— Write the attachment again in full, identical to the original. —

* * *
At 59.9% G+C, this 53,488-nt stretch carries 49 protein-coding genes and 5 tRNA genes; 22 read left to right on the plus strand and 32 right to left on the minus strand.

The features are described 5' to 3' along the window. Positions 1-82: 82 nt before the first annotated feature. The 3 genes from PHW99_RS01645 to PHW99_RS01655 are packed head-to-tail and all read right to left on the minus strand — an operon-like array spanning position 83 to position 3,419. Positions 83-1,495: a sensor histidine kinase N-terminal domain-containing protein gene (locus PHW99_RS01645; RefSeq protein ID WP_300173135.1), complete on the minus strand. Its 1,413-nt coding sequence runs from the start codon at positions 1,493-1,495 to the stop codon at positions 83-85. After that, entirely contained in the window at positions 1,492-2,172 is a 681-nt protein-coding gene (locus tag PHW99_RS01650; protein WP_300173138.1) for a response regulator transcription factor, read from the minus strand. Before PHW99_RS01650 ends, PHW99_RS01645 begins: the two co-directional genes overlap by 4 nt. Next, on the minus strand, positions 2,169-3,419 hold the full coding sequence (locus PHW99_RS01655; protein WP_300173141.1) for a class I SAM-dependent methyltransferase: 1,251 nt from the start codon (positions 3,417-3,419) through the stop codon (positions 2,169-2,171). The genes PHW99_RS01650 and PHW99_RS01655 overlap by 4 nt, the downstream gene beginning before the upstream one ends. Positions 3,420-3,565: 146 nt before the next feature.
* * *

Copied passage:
At 59.9% G+C, this 53,488-nt stretch carries 49 protein-coding genes and 5 tRNA genes; 22 read left to right on the plus strand and 32 right to left on the minus strand.

The features are described 5' to 3' along the window. Positions 1-82: 82 nt before the first annotated feature. The 3 genes from PHW99_RS01645 to PHW99_RS01655 are packed head-to-tail and all read right to left on the minus strand — an operon-like array spanning position 83 to position 3,419. Positions 83-1,495: a sensor histidine kinase N-terminal domain-containing protein gene (locus PHW99_RS01645; RefSeq protein ID WP_300173135.1), complete on the minus strand. Its 1,413-nt coding sequence runs from the start codon at positions 1,493-1,495 to the stop codon at positions 83-85. After that, entirely contained in the window at positions 1,492-2,172 is a 681-nt protein-coding gene (locus tag PHW99_RS01650; protein WP_300173138.1) for a response regulator transcription factor, read from the minus strand. Before PHW99_RS01650 ends, PHW99_RS01645 begins: the two co-directional genes overlap by 4 nt. Next, on the minus strand, positions 2,169-3,419 hold the full coding sequence (locus PHW99_RS01655; protein WP_300173141.1) for a class I SAM-dependent methyltransferase: 1,251 nt from the start codon (positions 3,417-3,419) through the stop codon (positions 2,169-2,171). The genes PHW99_RS01650 and PHW99_RS01655 overlap by 4 nt, the downstream gene beginning before the upstream one ends. Positions 3,420-3,565: 146 nt before the next feature.